But then you have Al Jazeera English speaking about Black Lives Matter, pandas, climate change, because what they’re trying to do is make Islam look as good as possible. They want to make Muslims appear victimized. And they want to make the West look as bad as possible. They show the worst that exists in the West. Flint, Michigan — they were reporting on that constantly. Standing Rock as well, you get the idea.

But you never see them criticizing Islam, Islamists, or the Muslim Brotherhood. They only show you the side of Aleppo that is controlled by Islamist and Jihadist groups. They never criticize Qatar but they criticize Saudi Arabia because they’re rivals….

This is one of the reasons why many ex-Muslims and Muslims who support ideas about liberalism and separation of Mosque and State are afraid to speak out. They know they’ll receive a huge backlash from many out there.

The biggest backlash people like me face is actually from Islamists. They think my ideas are antithetical to Islam and an enemy according to their ideology.

The far-Left, or the regressive-Left as Maajid Nawaz refers to them, believe in the narrative that to criticize Islam and even Islamism is a form of imposing your own values on them. Regressives consider values like liberalism to be Western values so they think that you are imposing the white Western values on the brown Muslim — and to them that’s terrible. They think that Islam is a brown man’s religion. Even though there are many adherents to Islam who are white, black, Bosnian, Sudanese, Chinese. So any criticism of it from a white person is a form of racism. Any criticism coming from a brown person who was adhering to that religion is the equivalent of a black person supporting white slave-owners. That’s where terms like “Uncle-Tom” and “House Muslim” come from. They think  you are trying to assist the white imperialist “agenda” against the brown victims.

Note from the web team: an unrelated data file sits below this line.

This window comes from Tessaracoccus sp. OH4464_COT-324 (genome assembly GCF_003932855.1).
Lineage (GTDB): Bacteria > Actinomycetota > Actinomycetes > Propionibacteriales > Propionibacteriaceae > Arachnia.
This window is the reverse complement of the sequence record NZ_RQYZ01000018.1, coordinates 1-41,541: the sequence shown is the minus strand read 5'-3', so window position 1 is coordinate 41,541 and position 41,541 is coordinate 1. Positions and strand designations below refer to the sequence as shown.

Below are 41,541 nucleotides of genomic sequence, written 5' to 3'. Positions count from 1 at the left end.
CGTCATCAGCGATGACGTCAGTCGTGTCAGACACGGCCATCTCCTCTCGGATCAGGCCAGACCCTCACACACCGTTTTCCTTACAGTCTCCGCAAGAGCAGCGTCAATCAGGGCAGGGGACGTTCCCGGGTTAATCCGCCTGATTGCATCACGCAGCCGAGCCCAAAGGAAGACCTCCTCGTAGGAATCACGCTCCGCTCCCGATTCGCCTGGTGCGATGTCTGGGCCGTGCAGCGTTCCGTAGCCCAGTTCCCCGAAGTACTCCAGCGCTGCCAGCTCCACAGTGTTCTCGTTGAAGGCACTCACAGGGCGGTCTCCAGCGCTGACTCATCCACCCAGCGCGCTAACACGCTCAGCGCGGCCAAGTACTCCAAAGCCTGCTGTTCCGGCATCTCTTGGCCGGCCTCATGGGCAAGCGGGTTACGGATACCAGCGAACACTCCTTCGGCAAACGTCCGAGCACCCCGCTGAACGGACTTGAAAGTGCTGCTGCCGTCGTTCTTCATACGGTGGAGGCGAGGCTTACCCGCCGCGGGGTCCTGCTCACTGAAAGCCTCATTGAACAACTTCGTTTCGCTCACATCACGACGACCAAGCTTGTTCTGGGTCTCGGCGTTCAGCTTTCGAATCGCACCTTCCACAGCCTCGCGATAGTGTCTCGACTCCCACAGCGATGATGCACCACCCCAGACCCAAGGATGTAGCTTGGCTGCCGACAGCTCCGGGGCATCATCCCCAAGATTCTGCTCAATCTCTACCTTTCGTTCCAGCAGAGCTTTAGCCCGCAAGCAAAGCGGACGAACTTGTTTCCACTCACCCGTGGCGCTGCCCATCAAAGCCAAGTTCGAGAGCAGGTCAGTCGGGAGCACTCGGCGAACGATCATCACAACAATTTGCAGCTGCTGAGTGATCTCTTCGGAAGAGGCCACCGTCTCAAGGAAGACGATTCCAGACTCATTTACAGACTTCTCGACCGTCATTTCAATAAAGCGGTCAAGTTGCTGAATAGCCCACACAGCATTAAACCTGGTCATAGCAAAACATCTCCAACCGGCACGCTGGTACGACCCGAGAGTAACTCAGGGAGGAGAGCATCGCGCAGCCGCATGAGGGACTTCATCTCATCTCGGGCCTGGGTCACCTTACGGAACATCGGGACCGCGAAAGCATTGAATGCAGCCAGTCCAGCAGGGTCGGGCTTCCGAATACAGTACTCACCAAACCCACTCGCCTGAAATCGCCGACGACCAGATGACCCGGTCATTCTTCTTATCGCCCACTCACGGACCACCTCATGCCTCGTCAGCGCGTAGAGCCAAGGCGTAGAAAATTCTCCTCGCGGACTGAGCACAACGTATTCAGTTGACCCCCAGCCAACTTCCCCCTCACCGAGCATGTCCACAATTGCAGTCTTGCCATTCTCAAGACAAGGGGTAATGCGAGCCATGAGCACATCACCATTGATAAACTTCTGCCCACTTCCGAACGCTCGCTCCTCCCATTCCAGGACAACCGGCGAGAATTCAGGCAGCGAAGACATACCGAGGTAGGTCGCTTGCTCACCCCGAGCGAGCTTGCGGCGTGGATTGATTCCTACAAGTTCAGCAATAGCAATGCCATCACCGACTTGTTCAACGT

On the far-Right there are strong elements of xenophobia. There are many people who adhere to the concept of white superiority — which is a bad idea — and they subscribe to this idea that there is a clash of civilizations. That there is a war between the East and the West. That’s wrong. There are many people from the East who are liberals and who adhere to universal liberal values. Raif Badawi in Saudi Arabia, Ali Rizvi from Pakistan, I’m from Iraq. So there’s many people in the East who support universal human rights — sometimes more than the people in the West!]

Faisal Al Mutar on Media Bubbles, the Two Faces of Al Jazeera, and Nuance

To the Anemic Pedants Amidst Our Pseudo-Progressive Academic Narrows | Or… Someone has a Beef with Slavoj

Hamid Dabashi draws a sharp line in the sand between European and post-colonial philosophers in this provocative introduction to Can Non-Europeans Think?

[Other people are also entitled “to recapture” – as, of course, is Žižek – a world beyond their imagination. Žižek is correct that “In no way does my basic vocation have to be drawn from the past of peoples of color.” But those very “people of color” (as he categorizes them, according to his prerogative) do not only have a past; they also have a present, and a future. Žižek is blinded to that present unless he assimilates it backward into his present, and is indifferent to that future unless he gets (singularly) to define it. He is unconditionally correct that “In no way do I have to dedicate myself to reviving some black civilization unjustly ignored.” But a “black civilization” unjustly ignored is peopled by other people, by other thinking people, kicking people, people who talk, and talk back, and talk past Žižek. He is entirely entitled to say “I will not make myself the man of any past” – and he should not, as no one should. But the people of color he just buried alive in their past are also living and breathing a present of which he seems to be blissfully ignorant. He is, of course, pulling my colored beard when he says, “My black skin is not a repository for specific values.” But mine is, and I am a living repository of not just “values” but universes, emotions, words, sentiments, rebellions that he and all his Horatios have not yet dreamt of in their philosophy.